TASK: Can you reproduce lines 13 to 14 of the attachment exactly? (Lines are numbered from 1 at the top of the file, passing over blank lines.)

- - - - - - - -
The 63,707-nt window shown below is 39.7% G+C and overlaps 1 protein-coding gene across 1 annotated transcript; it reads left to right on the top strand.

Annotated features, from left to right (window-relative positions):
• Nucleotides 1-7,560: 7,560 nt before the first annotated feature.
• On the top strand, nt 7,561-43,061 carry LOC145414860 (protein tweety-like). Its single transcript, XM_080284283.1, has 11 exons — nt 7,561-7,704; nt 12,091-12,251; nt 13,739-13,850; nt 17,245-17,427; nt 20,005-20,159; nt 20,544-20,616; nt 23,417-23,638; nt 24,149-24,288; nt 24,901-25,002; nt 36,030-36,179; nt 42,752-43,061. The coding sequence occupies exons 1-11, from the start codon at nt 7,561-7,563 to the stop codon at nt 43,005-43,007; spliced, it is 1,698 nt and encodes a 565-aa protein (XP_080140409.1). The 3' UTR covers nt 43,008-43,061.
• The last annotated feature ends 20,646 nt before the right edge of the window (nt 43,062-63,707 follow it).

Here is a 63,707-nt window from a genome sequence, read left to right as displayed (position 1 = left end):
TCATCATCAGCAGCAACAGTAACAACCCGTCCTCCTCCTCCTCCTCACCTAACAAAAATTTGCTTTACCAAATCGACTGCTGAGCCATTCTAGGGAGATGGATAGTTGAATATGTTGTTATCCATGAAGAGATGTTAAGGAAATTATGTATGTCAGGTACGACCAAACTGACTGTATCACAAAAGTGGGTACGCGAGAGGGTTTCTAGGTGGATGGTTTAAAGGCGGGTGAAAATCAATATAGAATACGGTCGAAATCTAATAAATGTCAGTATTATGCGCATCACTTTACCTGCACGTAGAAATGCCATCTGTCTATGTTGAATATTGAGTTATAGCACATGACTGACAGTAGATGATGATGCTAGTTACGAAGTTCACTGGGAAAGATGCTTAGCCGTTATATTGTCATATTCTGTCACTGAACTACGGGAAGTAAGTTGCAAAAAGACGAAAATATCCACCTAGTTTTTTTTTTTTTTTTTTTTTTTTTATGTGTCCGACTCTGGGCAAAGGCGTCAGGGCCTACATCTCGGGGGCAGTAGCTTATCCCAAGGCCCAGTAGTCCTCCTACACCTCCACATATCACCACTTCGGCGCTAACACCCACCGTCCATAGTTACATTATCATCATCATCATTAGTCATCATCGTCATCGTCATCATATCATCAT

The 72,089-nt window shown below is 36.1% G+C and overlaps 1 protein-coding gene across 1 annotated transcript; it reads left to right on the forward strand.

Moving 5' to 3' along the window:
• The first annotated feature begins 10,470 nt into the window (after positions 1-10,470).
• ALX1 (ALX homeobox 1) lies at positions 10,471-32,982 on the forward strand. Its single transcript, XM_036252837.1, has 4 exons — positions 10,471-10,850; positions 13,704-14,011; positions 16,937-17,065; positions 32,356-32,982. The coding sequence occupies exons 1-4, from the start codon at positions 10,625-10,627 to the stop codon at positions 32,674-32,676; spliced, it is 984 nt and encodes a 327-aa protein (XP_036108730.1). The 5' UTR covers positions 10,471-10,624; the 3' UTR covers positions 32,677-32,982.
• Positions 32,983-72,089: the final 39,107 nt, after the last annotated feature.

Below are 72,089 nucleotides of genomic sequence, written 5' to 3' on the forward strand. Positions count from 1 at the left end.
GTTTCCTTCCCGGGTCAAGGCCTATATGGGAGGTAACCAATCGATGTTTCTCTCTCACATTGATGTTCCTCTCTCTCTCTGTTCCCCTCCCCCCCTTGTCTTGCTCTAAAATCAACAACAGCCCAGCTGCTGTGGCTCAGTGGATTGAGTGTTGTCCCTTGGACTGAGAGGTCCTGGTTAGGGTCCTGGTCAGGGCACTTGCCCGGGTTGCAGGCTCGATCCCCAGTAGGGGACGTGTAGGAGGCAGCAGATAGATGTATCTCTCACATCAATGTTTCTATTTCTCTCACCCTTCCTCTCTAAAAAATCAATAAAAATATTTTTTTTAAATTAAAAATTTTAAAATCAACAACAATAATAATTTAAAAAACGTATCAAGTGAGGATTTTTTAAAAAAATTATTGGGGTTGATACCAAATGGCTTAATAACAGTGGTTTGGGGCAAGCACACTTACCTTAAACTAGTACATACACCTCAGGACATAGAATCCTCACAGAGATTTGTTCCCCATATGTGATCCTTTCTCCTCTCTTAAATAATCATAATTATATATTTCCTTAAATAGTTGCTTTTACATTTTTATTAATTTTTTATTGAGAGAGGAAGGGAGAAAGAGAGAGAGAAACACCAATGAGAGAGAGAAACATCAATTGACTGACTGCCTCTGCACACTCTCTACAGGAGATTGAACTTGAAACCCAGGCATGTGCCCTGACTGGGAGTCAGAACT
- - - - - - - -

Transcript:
Below are 72,089 nucleotides of genomic sequence, written 5' to 3' on the forward strand. Positions count from 1 at the left end.
GTTTCCTTCCCGGGTCAAGGCCTATATGGGAGGTAACCAATCGATGTTTCTCTCTCACATTGATGTTCCTCTCTCTCTCTGTTCCCCTCCCCCCCTTGTCTTGCTCTAAAATCAACAACAGCCCAGCTGCTGTGGCTCAGTGGATTGAGTGTTGTCCCTTGGACTGAGAGGTCCTGGTTAGGGTCCTGGTCAGGGCACTTGCCCGGGTTGCAGGCTCGATCCCCAGTAGGGGACGTGTAGGAGGCAGCAGATAGATGTATCTCTCACATCAATGTTTCTATTTCTCTCACCCTTCCTCTCTAAAAAATCAATAAAAATATTTTTTTTAAATTAAAAATTTTAAAATCAACAACAATAATAATTTAAAAAACGTATCAAGTGAGGATTTTTTAAAAAAATTATTGGGGTTGATACCAAATGGCTTAATAACAGTGGTTTGGGGCAAGCACACTTACCTTAAACTAGTACATACACCTCAGGACATAGAATCCTCACAGAGATTTGTTCCCCATATGTGATCCTTTCTCCTCTCTTAAATAATCATAATTATATATTTCCTTAAATAGTTGCTTTTACATTTTTATTAATTTTTTATTGAGAGAGGAAGGGAGAAAGAGAGAGAGAAACACCAATGAGAGAGAGAAACATCAATTGACTGACTGCCTCTGCACACTCTCTACAGGAGATTGAACTTGAAACCCAGGCATGTGCCCTGACTGGGAGTCAGAACT